Labour market entries and exits of women from different origin countries in the UK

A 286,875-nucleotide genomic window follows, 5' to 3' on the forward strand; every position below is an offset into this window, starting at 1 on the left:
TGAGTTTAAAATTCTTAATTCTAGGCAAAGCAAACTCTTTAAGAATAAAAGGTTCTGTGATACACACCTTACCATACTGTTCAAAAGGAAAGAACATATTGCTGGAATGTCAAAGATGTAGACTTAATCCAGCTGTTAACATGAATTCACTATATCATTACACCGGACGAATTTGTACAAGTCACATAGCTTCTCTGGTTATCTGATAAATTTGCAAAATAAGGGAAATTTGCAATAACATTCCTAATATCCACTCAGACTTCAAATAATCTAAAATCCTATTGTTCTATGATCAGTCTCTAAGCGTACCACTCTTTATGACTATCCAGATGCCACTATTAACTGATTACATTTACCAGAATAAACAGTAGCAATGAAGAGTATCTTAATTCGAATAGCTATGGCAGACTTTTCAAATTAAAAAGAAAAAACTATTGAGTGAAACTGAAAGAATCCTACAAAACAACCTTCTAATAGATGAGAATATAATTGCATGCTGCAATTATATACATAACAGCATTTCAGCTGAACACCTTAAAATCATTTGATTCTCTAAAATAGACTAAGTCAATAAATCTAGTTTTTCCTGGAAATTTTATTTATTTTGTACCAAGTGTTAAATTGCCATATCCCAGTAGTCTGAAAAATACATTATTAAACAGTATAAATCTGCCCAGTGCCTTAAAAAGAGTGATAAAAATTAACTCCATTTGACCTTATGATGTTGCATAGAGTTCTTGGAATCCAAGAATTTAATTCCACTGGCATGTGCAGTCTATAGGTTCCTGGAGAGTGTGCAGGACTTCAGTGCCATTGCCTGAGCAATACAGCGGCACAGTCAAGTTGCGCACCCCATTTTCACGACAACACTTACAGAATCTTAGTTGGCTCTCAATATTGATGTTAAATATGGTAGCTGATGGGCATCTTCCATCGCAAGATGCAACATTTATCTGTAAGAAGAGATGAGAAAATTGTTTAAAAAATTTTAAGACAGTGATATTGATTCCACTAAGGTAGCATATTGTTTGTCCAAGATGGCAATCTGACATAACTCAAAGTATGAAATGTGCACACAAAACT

In the context of increasing womenâ€™s labour force participation (LFP) across Western countries, there remain large differences in LFP for women of different ethnic origins. While existing research has demonstrated that part of these differences can be attributed to compositional differences (age, qualifications, family context etc.) and to differences in gender role attitudes and religiosity, residual â€˜ethnic effectsâ€™ typically remain. Further insight into the drivers of such differences has the potential to inform us about factors shaping womenâ€™s LFP more widely. In this paper we exploit a large-scale longitudinal study of the UK to investigate ethnic differences in both LFP entry and exit probabilities. We examine how far we can account for overall ethnic differences in LFP entry and exit, taking account of individual characteristics, gender role attitudes and religiosity, and the contribution of relevant life-course events. We find that, adjusting for all these factors, Indian and Caribbean women do not differ from White majority women in their labour force entry and exit probabilities but that Pakistani and Bangladeshi women are less likely to enter and more likely to exit the labour market, while Black African women have higher entry rates. We also find that Pakistani and Bangladeshi womenâ€™s labour market entries and exits are less sensitive to partnership and child-bearing events than other womenâ€™s.
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